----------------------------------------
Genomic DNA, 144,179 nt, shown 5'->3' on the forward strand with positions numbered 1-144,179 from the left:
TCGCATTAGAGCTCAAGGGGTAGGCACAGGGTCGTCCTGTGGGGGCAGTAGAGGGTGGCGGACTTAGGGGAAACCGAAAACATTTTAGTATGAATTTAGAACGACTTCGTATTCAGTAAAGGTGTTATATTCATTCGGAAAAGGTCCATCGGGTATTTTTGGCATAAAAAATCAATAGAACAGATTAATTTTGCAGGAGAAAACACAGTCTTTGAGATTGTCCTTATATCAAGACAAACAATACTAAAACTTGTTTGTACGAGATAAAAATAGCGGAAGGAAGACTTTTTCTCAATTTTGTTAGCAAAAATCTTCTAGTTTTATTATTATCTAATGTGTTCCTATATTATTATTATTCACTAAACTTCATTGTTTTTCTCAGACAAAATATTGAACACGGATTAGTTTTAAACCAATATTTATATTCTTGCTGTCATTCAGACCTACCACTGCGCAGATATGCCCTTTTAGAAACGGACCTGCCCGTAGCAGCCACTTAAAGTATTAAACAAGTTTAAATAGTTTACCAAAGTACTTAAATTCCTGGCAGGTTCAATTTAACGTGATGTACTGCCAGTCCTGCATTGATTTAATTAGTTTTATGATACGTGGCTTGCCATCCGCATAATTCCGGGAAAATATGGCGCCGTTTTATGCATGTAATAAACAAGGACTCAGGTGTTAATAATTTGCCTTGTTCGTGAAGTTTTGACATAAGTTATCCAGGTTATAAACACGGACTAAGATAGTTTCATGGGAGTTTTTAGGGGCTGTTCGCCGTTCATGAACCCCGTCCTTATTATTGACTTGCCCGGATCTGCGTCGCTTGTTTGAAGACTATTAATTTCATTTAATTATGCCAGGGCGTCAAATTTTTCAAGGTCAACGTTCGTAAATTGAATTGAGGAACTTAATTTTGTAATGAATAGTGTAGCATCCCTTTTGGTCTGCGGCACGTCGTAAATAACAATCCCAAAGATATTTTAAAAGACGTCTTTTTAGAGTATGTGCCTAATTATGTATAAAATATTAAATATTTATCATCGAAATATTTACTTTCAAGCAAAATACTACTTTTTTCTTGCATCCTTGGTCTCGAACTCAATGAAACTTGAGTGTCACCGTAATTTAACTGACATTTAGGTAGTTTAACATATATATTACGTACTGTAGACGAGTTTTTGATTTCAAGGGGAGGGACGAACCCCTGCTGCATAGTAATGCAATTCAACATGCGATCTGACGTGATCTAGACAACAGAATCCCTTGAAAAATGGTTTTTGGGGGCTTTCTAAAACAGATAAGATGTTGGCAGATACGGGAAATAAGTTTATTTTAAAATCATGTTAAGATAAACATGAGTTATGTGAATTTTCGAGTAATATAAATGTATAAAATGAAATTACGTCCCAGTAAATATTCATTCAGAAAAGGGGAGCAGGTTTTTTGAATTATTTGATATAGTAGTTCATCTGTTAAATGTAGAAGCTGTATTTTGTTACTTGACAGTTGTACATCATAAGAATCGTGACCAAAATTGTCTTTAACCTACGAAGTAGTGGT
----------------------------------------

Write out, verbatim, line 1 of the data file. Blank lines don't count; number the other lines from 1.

Genomic DNA, 144,179 nt, shown 5'->3' on the forward strand with positions numbered 1-144,179 from the left: